Joint Custody Is Better for Kids’ Health, Study Suggests

kid sitting outside houseEvery year, 1.5 million children are forced to grapple with the challenges of divorcing parents. For many of these children, divorce means an ugly custody battle that may end with dramatically reduced time with one parent. For divorcing parents, child custody is sometimes a way to exact revenge on a former spouse. Some truly believe that eliminating the other parent from their child’s life is in the child’s best interests, but a large Swedish study suggests otherwise, pointing to the health and wellness benefits of joint custody.

Joint Custody and Children’s Health

Researchers pulled data from a classroom survey of nearly 150,000 12- and 15-year-old Swedish children. They compared children who spent all or most of their time with one parent to children who spent equal periods of time with each parent by providing questionnaires about common health issues such as headaches, insomnia, and appetite changes.

Researchers found that divorce was bad for all children’s health, but children in joint custody arrangements reported slightly fewer mental and physical wellness issues. Interestingly, the time a child spent with his or her parents was directly correlated with overall health. Children who spent time with only one parent had the worst health, with slight improvements in health among children who spent some time with the other parent. Health got progressively better as families moved toward joint custody.

Sleep difficulties were the most commonly cited issue, with 22% of children who lived with only one parent struggling with sleep, compared to 14% of children in joint custody arrangements and 13% of kids in nuclear families. Headaches were also common, with 12% of children in nuclear families experiencing head pain “often” or “always.” Among children who lived with one parent, the figure rose to 19%, compared to 12% among children in joint custody arrangements.

Why Does Joint Custody Affect Health?

An avalanche of studies support the claim that, in general, children do better when both parents are involved in their lives, but this research supports the benefits of equal levels of involvement. Though the study did not directly explore why joint custody is better for children’s health, its authors suggest that psychosomatic health symptoms frequently result from stress. Ready access to a reliable parent may help reduce stress, even when joint custody requires more bouncing back and forth between houses.

References:

  1. Arkowitz, H., & Lilienfeld, S. (2013, February 14). Is divorce bad for children? Retrieved from http://www.scientificamerican.com/article/is-divorce-bad-for-children/
  2. Children’s health ‘worse’ if staying with one parent – ‘better’ if custody shared. (2015, April 28). Retrieved from http://www.medicalnewstoday.com/articles/292992.php

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  • Luis

    Luis

    April 29th, 2015 at 10:54 AM

    Who would possibly think that the elimination of a parent from the life of a child would be a good thing? I can see that only being good ion maybe cases of abuse but even then you would have to hope that there could be some rehabilitation efforts on the part of the adult and an effort to reestablish a healthy relationship with the child again at some point in the future. Look at all of the kids who do not come from a two parent home and you can easily see that they are at a major disadvantage to the kids who come from stable two parent homes. Even if this is not the case then it has to be better to maintain a relationship with both parents instead of cutting someone that they love totally out of their lives.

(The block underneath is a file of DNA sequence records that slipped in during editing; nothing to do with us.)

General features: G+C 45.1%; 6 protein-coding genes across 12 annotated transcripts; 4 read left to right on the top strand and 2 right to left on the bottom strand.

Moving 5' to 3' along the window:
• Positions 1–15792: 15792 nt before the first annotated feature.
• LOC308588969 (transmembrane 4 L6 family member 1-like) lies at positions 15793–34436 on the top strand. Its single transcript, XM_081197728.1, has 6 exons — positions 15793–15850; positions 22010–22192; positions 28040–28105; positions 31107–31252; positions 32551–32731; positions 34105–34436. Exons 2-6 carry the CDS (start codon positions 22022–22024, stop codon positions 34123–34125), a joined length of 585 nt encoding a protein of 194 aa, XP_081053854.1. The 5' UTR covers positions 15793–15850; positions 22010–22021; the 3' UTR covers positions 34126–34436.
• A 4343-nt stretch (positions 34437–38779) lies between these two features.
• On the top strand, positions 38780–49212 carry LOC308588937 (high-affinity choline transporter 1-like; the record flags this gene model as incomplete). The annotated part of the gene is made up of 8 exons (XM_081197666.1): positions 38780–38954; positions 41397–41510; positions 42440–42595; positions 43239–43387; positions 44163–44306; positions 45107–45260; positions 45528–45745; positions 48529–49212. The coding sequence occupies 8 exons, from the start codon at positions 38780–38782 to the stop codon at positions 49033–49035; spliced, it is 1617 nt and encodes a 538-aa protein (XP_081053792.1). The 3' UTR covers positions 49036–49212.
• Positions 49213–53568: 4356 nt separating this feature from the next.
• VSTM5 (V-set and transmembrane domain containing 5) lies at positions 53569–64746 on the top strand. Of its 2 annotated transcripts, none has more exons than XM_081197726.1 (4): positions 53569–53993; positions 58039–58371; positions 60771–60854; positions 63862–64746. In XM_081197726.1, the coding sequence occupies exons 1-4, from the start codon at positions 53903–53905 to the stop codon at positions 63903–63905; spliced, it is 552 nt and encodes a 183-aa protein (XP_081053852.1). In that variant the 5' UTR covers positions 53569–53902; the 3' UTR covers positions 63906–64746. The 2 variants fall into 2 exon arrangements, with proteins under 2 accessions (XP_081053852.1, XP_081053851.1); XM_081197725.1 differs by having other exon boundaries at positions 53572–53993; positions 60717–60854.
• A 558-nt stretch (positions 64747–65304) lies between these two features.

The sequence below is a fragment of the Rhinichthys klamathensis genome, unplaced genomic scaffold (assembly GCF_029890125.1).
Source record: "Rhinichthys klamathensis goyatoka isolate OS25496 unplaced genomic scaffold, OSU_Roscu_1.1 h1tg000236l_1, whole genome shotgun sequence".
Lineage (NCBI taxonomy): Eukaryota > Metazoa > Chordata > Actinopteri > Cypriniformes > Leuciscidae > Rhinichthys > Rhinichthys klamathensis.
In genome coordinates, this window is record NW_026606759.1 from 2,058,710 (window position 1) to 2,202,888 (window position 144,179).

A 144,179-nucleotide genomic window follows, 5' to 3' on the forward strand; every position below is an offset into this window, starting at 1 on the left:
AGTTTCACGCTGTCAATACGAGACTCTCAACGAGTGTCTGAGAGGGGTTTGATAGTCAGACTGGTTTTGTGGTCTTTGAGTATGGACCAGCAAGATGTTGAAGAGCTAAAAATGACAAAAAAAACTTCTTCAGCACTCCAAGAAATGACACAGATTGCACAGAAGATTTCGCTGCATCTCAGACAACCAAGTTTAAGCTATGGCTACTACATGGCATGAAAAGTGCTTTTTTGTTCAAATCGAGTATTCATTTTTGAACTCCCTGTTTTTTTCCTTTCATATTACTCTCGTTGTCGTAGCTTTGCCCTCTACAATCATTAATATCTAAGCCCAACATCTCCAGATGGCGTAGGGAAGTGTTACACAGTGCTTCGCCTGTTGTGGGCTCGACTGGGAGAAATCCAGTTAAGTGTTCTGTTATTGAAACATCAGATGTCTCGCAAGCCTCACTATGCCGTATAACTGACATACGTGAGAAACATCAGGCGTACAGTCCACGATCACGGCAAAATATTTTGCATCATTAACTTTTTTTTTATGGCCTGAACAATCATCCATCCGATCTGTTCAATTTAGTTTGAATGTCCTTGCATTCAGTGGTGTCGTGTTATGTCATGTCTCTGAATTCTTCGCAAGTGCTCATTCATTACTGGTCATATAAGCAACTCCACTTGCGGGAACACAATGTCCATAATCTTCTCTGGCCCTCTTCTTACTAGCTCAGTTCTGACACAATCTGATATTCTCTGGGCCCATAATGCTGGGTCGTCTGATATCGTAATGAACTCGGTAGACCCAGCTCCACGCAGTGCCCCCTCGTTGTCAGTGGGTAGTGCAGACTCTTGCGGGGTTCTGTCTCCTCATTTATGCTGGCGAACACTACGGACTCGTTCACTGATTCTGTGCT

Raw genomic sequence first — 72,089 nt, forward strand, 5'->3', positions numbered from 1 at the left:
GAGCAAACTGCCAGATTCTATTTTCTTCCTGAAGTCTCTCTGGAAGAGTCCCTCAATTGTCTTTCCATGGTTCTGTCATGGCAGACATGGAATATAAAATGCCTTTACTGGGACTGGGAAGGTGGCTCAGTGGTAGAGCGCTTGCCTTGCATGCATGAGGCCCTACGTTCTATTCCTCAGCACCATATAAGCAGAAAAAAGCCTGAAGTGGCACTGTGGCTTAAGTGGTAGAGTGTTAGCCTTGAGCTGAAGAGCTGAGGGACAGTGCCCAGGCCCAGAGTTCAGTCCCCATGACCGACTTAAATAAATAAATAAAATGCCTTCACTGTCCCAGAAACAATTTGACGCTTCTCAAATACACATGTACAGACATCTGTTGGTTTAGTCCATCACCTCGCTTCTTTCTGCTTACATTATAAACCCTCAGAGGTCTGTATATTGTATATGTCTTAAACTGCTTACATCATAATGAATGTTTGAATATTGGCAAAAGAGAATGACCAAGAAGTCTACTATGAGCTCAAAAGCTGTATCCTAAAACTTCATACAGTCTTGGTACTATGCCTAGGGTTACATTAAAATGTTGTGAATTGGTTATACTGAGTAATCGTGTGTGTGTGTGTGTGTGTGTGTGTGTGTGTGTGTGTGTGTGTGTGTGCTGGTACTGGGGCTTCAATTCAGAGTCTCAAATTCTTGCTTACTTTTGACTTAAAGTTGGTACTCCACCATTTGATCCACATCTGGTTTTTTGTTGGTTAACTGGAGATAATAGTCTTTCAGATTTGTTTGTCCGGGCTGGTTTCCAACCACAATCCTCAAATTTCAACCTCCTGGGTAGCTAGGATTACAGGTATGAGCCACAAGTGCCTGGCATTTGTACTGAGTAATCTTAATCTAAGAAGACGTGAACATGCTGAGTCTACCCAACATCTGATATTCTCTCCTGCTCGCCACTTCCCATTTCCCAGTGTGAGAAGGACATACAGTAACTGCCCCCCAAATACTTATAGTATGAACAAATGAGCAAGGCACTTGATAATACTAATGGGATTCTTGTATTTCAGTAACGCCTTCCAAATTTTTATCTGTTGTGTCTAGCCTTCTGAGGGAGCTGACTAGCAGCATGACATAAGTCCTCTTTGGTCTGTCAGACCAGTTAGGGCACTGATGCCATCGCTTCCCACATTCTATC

• Lillian

    Lillian

    April 29th, 2015 at 1:30 PM

    Given the chance I think that most kids would agree that when their parents can work out an arrangement that makes the kids feel more safe and secure, then this leads to better overall health and wellness in the whole family.

  • Oscar

    Oscar

    April 30th, 2015 at 2:54 PM

    My ex wife will rarely let me see the kids even though we have a court order that states just how often I should be able to. She says that they don’t want to be with me because in all honesty is probably true because she has spent so much time filling their minds with hatred against me. I sort of feel like I have lost them for good, and that saddens me more than you could know but I guess that this is her form of revenge against me. I don’t really have the money left to fight her in court over it so I feel like my hands are tied.

  • Johnna

    Johnna

    May 4th, 2015 at 4:04 PM

    Oscar I feel so bad for you because you are being denied a right that should never have to be fought.
    You shouldn’t have to beg and plead or even go to court to be able to see your kids.
    If you are a good dad and try to be with them then one day they are going to be able to see this and they will make the move on their own to seek you out.
    Keeping you in my thoughts and prayers.

  • Cierra

    Cierra

    May 6th, 2015 at 2:57 PM

    This has to be more than the every other weekend kind of deal.
    I think that sometimes this hurts kids more than it helps them because they feel like it is all just a big back and forth, or that the parent who gets to spend less time with them actually wants to be around them less than they are given the chance to be.

  • Angela

    Angela

    May 20th, 2015 at 5:36 PM

    My divorce is almost final and my daughter’s Dad says he will not be a “part time” Dad. Either we get back together or he is out of her life for good. It makes me so sad that my daughter will not have a relationship with him. He is using her to try to get me back. I wish he would just accept the divorce and be a Dad.

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